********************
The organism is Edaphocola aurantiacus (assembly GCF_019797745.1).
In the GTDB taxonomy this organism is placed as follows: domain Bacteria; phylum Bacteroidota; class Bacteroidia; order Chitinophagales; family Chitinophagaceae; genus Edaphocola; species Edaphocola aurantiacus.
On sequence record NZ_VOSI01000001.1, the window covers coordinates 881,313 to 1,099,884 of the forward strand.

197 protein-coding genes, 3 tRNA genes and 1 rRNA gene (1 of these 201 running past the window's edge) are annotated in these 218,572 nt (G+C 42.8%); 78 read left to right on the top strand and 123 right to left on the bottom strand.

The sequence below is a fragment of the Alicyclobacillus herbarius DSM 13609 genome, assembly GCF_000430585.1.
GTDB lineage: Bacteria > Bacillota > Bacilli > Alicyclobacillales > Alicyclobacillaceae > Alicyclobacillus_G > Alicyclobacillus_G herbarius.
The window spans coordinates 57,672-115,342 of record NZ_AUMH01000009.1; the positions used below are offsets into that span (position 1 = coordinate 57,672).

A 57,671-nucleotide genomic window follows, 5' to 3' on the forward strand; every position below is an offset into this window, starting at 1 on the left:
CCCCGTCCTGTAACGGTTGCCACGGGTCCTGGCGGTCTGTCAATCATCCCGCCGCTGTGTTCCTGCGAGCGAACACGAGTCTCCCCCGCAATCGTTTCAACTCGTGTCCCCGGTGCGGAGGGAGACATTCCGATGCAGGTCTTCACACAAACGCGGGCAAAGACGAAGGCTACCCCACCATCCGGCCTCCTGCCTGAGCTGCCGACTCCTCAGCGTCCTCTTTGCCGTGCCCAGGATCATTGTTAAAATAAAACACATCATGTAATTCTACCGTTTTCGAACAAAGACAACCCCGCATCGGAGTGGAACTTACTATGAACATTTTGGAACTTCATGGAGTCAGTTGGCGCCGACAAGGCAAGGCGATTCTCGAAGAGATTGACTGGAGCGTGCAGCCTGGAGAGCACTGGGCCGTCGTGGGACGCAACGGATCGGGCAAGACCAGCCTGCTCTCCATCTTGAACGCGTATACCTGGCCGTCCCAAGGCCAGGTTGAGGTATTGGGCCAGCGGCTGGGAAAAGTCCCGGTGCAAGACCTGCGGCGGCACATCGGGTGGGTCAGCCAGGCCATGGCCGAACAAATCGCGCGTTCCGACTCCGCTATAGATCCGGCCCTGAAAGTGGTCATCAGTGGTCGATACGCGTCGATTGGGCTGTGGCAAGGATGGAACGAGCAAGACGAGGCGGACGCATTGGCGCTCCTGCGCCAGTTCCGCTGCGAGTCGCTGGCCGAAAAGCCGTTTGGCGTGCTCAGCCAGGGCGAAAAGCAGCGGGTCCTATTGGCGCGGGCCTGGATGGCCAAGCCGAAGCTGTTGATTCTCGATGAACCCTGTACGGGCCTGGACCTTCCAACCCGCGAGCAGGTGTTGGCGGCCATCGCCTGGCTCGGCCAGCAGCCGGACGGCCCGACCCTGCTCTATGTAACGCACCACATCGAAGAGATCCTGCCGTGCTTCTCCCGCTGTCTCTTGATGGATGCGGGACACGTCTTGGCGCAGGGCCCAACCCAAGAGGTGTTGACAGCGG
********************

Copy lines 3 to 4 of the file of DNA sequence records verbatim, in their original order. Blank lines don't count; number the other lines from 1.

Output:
On sequence record NZ_VOSI01000001.1, the window covers coordinates 881,313 to 1,099,884 of the forward strand.

197 protein-coding genes, 3 tRNA genes and 1 rRNA gene (1 of these 201 running past the window's edge) are annotated in these 218,572 nt (G+C 42.8%); 78 read left to right on the top strand and 123 right to left on the bottom strand.